So, what are the possible reasons why we see successful transfer in this study? It is recognised that successful transfer depends upon a wide variety of factors, some of which are fulfilled in this study and will be further discussed. Firstly, transfer is dependent both on context and adequacy in learning (Bransford et al., 1999), as well as the ability of the learner to generalise what they have studied beyond the initial learning event without any new learning taking place (Lobato, 2003). In this case, the context of the study was relevant to the participants, and the exercise provided many opportunities to reinforce the new knowledge being acquired allowing an adequate learning experience. On the other hand, the students saw always the same versions of the particular diseases during the training phase. Perhaps transfer would be enhanced when students, already in the training phase would be confronted with different versions of the same diseases. A future experiment using our paradigm could compare transfer levels as a result of seeing the same cases all the time, versus seeing different cases during training.
Secondly, it is also important to take into account whether there is any correlation between the learning task and the transfer test, in other words whether there is ‘transfer appropriate learning’ occurring (Blaxton, 1989). It is clear in this study that the initial learning task, that of learning diagnostic features of particular chest conditions on X-ray and reinforcing this with additional training, is closely correlated with the test phase, when participants were asked to provide free-text diagnoses’ for a number of chest X-rays, some familiar and others less so.
Furthermore, transfer of knowledge is positively influenced by the motivation of the learner because this affects the quality of the initial phase of learning (Pugh & Bergin, 2006). It is likewise helpful if the learner can appreciate the worth in what they are learning (Anderson et al., 1996). Simply put, if the learner can see beyond the learning event and how it can be used later. This is also the case when it is clear that the information being learned will have an impact on others (Pintrich & Schunk, 2002). All of these factors apply to our participant group and it is fair to assume that they, as medical students, were likely to have been motivated to learn during this exercise given the relevance to their studies and later medical practice with patients.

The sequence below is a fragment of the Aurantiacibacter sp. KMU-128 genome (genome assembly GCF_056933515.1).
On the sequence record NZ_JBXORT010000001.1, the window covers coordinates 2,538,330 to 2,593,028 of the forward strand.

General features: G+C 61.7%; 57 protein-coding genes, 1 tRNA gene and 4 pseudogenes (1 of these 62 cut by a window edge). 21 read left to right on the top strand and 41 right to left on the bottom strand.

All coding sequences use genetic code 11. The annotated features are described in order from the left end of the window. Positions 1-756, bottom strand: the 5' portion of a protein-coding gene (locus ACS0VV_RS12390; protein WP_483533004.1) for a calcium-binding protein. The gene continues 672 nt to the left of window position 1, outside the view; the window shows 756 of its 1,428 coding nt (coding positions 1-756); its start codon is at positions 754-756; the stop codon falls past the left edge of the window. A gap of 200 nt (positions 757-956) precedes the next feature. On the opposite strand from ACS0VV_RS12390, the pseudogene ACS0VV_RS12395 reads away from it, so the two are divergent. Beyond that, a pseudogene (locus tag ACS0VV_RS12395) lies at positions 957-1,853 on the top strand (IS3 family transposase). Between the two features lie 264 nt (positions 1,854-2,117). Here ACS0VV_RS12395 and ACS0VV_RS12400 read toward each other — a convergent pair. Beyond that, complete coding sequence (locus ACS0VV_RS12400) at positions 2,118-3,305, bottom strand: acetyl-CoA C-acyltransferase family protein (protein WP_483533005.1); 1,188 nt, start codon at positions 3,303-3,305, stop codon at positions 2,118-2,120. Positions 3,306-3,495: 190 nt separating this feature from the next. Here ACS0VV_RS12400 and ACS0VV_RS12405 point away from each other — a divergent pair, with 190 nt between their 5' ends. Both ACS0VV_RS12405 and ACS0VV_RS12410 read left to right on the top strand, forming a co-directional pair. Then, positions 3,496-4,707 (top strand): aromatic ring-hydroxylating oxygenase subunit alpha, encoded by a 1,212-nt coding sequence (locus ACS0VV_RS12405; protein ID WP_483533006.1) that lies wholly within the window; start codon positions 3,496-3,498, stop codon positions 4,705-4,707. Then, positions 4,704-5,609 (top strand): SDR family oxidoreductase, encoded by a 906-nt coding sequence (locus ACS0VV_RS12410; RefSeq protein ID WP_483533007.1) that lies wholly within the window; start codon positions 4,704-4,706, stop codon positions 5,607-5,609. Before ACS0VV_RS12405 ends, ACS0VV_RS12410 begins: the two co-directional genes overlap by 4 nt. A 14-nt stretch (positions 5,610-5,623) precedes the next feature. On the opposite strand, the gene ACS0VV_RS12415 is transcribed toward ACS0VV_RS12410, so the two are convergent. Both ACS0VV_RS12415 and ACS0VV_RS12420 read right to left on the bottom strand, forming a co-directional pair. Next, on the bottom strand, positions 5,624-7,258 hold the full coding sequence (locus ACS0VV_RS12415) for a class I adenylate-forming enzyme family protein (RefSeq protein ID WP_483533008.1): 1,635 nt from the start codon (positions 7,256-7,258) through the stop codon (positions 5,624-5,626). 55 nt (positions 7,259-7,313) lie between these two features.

Let’s now consider the implications of this study. Firstly, to our knowledge, this is one of the a very small number of studies within the field of diagnostic reasoning (Norman et al., 2007) to demonstrate successful knowledge transfer as a result of a training exercise, and is one of the few studies to provide evidence of knowledge transfer in general, even beyond the context studied here. This possibly adds to the body of literature in this field, bringing a fresh perspective and a new paradigm for further investigation.
Another contribution is the demonstration of a degree of long-term knowledge retention resulting from completion of the online training exercise which involved repeated exposure to specific cases and retrieval of diagnoses. This undercuts existing literature which largely suggests that only if a learner undertakes multiple and distributed opportunities for learning a particular task, will sufficient knowledge retention emerge (Semb & Ellis, 1994). It does however provide additional evidence to support results of experiments carried out by Karpicke and Roediger, who showed that repeated studying and prior testing enhanced long-term knowledge retention (Karpicke & Roediger, 2007; Roediger & Karpicke, 2006). In our study, it took less than 8 min on average to train students in chest x-ray interpretation in a one off training exercise, to a degree that was still detectable two weeks later.